What an agent does:

An agent represents an author’s book to publishers. Some agents represent the author’s work as a whole. Some prefer to represent individual manuscripts. The agent takes a percentage of the author’s royalties. If you find an agent you think would be interested in your work, you submit your manuscript for his or her consideration. If she is interested, she may request revisions before offering you a contract. After a contract has been signed, the agent will move forward on finding a publisher for your manuscript and submitting it for consideration. When an interested publisher is found, the publisher will likely also request revisions before offering you a contract. The agent represents your rights in negotiations with the publisher.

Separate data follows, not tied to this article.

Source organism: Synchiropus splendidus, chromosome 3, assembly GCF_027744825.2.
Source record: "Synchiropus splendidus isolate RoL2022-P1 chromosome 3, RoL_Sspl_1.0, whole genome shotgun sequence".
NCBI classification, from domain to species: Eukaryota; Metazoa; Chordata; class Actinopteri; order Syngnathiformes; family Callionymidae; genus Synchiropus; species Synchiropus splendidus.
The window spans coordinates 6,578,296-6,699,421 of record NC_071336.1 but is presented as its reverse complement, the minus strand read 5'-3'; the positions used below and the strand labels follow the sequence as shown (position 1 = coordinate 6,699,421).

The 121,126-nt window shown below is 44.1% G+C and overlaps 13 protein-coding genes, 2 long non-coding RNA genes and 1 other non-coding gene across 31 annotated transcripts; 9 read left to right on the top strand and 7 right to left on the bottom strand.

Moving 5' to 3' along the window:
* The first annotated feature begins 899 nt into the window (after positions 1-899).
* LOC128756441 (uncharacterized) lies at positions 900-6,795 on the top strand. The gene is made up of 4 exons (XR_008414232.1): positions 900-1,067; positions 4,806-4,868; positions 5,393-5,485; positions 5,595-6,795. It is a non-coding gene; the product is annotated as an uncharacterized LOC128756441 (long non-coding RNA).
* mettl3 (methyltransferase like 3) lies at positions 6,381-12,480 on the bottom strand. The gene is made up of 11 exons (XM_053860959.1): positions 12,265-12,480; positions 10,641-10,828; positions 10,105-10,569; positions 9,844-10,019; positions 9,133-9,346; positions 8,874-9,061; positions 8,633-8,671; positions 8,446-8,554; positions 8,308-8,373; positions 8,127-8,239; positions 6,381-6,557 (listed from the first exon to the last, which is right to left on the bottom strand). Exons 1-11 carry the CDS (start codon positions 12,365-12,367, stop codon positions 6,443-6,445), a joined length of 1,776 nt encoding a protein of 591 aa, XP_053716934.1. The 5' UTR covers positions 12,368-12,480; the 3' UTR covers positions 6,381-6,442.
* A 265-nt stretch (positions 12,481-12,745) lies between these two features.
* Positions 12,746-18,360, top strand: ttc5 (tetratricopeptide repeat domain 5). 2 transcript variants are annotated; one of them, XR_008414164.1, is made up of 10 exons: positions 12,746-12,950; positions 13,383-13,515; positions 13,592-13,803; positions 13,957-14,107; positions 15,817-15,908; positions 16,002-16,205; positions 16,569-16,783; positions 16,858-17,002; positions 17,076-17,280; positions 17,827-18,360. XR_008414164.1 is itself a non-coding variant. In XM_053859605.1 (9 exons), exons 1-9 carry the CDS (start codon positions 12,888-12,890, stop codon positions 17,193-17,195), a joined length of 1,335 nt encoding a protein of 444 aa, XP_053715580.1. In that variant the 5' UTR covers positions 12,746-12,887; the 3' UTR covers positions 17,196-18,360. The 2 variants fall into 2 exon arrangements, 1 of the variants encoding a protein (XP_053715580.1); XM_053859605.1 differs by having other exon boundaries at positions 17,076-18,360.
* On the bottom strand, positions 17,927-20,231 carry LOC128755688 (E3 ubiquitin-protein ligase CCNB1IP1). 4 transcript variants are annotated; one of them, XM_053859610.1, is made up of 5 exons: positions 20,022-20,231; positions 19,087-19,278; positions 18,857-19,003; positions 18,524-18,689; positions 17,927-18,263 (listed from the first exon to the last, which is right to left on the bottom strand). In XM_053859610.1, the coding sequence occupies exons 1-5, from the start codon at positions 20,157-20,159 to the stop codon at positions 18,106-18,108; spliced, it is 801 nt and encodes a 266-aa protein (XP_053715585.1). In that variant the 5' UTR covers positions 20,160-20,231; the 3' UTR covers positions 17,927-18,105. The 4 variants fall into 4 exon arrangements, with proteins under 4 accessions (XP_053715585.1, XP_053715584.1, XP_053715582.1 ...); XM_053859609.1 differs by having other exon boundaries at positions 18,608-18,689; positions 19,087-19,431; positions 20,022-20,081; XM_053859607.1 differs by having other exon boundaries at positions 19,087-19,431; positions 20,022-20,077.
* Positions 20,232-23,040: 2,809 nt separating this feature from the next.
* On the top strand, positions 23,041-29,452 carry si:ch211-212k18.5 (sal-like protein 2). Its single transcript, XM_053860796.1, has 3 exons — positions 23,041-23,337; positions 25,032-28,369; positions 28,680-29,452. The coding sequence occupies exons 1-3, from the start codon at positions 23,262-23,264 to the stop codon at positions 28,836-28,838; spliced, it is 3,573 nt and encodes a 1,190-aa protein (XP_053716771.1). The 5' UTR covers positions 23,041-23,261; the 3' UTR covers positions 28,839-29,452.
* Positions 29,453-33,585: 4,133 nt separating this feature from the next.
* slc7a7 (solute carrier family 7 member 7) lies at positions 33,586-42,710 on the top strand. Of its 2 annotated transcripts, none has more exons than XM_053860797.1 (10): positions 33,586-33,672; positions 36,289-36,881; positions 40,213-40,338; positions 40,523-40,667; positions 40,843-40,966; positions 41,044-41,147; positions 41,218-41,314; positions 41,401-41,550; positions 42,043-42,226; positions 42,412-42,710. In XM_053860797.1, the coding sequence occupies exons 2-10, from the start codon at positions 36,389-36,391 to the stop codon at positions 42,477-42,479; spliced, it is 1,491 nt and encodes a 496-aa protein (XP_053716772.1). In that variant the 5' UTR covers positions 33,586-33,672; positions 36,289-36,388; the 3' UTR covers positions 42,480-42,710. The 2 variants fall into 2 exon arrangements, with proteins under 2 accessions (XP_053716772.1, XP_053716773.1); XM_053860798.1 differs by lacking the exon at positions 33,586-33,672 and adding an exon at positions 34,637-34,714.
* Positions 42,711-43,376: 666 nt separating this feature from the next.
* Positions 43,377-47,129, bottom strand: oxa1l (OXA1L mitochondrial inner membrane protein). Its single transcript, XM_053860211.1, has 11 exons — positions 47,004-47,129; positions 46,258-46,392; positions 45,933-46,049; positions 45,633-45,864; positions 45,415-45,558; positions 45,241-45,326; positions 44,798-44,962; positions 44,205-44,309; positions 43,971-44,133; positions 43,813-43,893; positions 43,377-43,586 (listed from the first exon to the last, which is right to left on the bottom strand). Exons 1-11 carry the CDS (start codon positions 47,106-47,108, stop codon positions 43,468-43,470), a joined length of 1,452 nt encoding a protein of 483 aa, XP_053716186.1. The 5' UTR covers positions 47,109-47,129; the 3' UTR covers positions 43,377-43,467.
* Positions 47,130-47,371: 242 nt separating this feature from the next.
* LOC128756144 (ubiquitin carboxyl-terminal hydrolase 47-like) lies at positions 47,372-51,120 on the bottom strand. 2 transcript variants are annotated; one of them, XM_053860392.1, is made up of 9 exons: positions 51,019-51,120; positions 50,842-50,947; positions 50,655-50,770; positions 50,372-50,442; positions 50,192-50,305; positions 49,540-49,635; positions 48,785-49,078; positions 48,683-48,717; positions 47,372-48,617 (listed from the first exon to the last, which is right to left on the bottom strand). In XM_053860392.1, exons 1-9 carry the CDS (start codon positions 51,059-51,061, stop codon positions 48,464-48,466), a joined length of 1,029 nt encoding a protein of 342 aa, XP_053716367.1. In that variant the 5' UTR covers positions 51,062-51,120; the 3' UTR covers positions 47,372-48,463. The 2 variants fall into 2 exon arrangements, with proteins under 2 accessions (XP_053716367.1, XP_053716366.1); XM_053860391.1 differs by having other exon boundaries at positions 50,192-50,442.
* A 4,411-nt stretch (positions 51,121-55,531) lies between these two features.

Pros and cons of getting an agent

There are pros and cons to having an agent. You will need to decide what you are most comfortable with and what makes the most sense for you.


  • A representative in contract negotiations which could potentially result in a better deal.
  • Professional editorial feedback before you approach publishers.
  • Possible access to a wider range of publishers or more credibility with those publishers.


  • Generally, agents take a fee of 15% of royalties.
  • Communication between authors and editors is indirect as it goes through the agent instead.
  • Time that could be spent researching, networking and preparing submissions for publishers is otherwise being spent on researching, networking and preparing submissions for agents.

Where to look for agents:

In Canada, we don’t have many big kids’ publishers. Most are independents that are open to unsolictied, unagented submission. If you are interested in researching agents, here some useful links: